73, Gerald G4OIG

In reply to DL8MBS:

Long before SOTA I used to go /P with an FT290R1 and an HB9CV. I had trouble at first with the antenna going out of tune until I worked out that I had the matching section on the top of the boom and in damp conditions water puddled on the top of the square sectioned boom and changed the tuning: it was somewhat more stable after I started setting it up with the matching section on the underside of the boom but was still prone to detuning. I now use one for the home station on 6 metres and it is still prone to showing a high SWR on wet days. I like the high F/B ratio but will eventually replace it for something more stable - I like the idea of the Moxon!

73

Brian G8ADD

Ok Gerald,
I had a commercial one consisting of a H-frame of less than backpack-size and 4 extensions for the 4 half-elements in the H-frame, so it was easier and quicker to unpack on the site than a completely collapsible one. It worked through one contest- and portabel season including one night with heavy rain (maybe luck).
Just for the fun of it the HB9CV-3-stack a bit lower on this site http://www.dl8mbs.de/40993/home.html
:wink:

In reply to many:

Perhaps the question is wrong. It’s not “does height matter?” but “at what height does increasing the height stop mattering?”

When in doubt look at what the commercial boys do. If height AGL didn’t matter much then commercial VHF users wouldn’t pay through the nose to build 50-100m towers, mount their antennas up near the top and run damn expensive feeder back to the equipement rooms. Hell, the towers are on well sited high ground to start with, so it obviously matters enormously that some will pay to mount the antenna nearer the top rather than bottom of the tower.

The evidence exists to show that the antenna height AGL does matter for SOTA activations and that mounting 2m VHF omnis at 2 and bit wavelengths AGL is still not high enough to counter terrain effects. You can see it from the maps of chaser locations I’ve produced.

Andy
MM0FMF

In reply to MM0FMF:

True, Andy, and much as I suggested yesterday: the commercial guys have the money to build a permanent structure to chase diminishing returns much further than we can with a portable structure set up in minutes. Height matters but so does weight and speed, we have to balance the effort we can put into a portable installation against the expected returns, and a ten metre roach pole is a much less convenient portable structure than a 5 metre roach pole!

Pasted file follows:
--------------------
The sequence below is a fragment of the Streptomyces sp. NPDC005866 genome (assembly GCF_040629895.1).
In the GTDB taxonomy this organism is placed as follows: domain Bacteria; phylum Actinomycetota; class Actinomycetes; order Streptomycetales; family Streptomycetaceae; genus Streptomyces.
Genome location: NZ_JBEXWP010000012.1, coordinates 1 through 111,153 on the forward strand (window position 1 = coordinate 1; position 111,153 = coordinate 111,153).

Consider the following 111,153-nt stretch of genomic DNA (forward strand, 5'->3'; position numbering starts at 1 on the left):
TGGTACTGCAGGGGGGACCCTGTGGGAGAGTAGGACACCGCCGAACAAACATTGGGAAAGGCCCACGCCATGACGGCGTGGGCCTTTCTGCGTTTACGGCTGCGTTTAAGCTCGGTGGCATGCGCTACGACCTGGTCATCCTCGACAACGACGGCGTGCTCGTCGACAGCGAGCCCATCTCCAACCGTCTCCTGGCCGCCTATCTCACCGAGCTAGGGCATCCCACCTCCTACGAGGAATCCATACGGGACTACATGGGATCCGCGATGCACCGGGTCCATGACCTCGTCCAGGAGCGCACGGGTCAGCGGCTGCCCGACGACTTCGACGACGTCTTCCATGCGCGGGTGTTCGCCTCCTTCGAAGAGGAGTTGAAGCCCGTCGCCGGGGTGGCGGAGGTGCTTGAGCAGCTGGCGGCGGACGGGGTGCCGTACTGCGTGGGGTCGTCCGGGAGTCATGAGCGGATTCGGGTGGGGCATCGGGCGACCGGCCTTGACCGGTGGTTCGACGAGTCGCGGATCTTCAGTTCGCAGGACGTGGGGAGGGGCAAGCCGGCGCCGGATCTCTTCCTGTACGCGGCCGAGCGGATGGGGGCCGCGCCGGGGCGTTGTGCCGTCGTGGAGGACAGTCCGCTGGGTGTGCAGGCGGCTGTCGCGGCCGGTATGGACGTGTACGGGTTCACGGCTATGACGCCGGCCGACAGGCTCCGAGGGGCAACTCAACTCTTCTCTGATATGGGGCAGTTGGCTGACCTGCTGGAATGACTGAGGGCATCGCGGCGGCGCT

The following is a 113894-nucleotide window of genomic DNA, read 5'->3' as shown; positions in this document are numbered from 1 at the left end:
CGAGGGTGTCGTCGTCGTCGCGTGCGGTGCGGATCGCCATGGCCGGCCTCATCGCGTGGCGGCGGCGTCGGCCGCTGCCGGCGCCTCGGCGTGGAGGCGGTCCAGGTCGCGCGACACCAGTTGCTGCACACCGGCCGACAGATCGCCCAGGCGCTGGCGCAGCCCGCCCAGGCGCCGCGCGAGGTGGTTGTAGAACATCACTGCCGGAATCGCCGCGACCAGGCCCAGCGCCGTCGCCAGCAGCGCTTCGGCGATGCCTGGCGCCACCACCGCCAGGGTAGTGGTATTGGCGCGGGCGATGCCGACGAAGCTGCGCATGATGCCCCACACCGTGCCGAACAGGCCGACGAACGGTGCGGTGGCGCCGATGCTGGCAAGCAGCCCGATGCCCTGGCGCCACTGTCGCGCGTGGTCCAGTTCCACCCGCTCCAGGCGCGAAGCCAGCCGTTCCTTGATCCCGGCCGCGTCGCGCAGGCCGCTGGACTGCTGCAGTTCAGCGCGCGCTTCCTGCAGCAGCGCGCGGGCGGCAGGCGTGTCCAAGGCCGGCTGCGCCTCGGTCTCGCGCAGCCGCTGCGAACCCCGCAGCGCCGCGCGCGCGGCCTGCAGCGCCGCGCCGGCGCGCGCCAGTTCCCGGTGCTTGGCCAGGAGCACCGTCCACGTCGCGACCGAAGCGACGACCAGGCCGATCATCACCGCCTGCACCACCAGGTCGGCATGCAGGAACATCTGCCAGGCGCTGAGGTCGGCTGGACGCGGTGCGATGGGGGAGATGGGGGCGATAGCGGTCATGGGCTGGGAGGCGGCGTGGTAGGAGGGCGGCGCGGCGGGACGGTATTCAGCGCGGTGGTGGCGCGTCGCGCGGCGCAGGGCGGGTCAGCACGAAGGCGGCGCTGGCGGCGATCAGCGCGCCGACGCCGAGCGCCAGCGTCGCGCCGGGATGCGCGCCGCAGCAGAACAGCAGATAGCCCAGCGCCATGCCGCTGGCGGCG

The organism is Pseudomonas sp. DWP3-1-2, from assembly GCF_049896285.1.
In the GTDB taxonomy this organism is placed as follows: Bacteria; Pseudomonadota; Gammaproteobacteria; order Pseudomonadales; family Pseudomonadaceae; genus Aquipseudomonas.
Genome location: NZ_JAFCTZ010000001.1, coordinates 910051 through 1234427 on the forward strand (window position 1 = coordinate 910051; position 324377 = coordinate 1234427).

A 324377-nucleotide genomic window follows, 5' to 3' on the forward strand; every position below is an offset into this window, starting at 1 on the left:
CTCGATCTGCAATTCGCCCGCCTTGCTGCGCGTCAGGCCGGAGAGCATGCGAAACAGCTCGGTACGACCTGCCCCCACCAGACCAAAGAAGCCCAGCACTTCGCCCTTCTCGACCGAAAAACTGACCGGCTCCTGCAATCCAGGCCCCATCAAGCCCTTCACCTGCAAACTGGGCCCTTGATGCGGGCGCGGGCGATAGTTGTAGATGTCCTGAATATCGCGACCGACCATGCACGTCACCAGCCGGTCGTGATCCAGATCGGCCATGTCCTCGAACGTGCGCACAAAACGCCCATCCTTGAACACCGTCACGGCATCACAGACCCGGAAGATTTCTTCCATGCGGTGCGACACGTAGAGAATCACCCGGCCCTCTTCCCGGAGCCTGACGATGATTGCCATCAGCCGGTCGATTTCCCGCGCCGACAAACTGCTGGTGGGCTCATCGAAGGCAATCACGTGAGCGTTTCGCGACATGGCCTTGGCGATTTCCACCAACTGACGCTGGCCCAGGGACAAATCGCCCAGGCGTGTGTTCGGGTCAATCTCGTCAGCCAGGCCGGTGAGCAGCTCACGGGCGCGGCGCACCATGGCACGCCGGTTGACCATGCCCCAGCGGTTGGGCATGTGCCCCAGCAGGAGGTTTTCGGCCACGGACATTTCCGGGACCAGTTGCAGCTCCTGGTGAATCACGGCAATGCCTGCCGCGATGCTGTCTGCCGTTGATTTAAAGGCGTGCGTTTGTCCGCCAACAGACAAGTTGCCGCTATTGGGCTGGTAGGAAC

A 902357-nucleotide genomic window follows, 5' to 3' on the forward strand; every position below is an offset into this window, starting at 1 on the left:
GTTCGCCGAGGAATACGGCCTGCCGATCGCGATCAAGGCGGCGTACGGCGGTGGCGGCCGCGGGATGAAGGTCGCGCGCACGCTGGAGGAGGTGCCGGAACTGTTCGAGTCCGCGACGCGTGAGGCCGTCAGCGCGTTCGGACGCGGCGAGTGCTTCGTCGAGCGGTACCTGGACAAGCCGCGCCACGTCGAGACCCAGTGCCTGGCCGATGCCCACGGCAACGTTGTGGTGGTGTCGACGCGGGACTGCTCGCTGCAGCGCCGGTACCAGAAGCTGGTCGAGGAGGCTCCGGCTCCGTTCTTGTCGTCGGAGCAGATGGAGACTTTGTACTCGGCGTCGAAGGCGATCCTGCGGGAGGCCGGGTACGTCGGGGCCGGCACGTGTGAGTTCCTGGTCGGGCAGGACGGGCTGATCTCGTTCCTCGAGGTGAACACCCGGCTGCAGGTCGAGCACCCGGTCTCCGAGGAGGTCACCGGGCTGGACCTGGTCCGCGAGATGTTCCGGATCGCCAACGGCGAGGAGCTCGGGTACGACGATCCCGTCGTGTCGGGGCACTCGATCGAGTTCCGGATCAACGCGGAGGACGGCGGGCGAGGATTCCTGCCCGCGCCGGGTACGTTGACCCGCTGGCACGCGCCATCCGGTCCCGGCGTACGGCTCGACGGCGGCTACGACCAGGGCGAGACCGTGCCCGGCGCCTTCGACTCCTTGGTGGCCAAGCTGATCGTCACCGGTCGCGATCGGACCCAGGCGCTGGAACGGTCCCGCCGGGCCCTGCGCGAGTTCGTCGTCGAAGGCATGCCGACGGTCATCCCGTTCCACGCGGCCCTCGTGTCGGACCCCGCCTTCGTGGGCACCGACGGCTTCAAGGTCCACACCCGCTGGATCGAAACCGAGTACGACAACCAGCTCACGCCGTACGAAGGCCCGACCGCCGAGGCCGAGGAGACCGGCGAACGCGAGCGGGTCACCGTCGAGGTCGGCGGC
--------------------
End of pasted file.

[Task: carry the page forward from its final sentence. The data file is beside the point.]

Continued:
73

Brian G8ADD

In reply to G8ADD:

If they were “diminishing returns” then the commercial guys would not be interested. They wouldn’t build higher they’d build more lower towers.

Here’s one. Why a cell phone towers the height they are? Especially in urban areas. It’s not to effect greater coverage. A 900MHz cell phone antenna held at typical ear height is 6 wavelengths AGL. If you work out the horizon distance for 1.6m you’ll get 4.5km which is massive for a cell. Why are the base antennas so high to cover a small area? Could it be because ground reflections are such an issue?

The question is “does height matter” and the answer is yes, most definitely.

Andy
MM0FMF

In reply to MM0FMF:

Of course it matters, Andy, but my argument is that to us other things matter, too. On top of a hill you already have a substantial amount of height, a few metres of extra height will only make a substantial difference if the other summits that constitute your horizon are only a few metres higher than you are.

It is worth putting cell towers higher not because of ground effects in the way that I believe you mean, but because the ground is rarely flat: in a depression if you can’t see the tower then you get little or no signal, they are avoiding (or in a hilly place like Birmingham, minimising) holes in the coverage.

I continue to maintain that for practical purposes we balance the advantages of extra height against the disadvantages of extra weight carried and extra time putting up and bracing a higher mast, and of course extra loss from longer coax - which at some point will overwhelm the advantage of extra height!

As for diminishing returns, do you accept that past a certain point the advantage gained from extra height becomes smaller, or do you think that you can continue pushing the antenna up higher and higher until at an infinite height you get an infinitely strong signal! :slight_smile:

73

Brian G8ADD

In reply to G8ADD: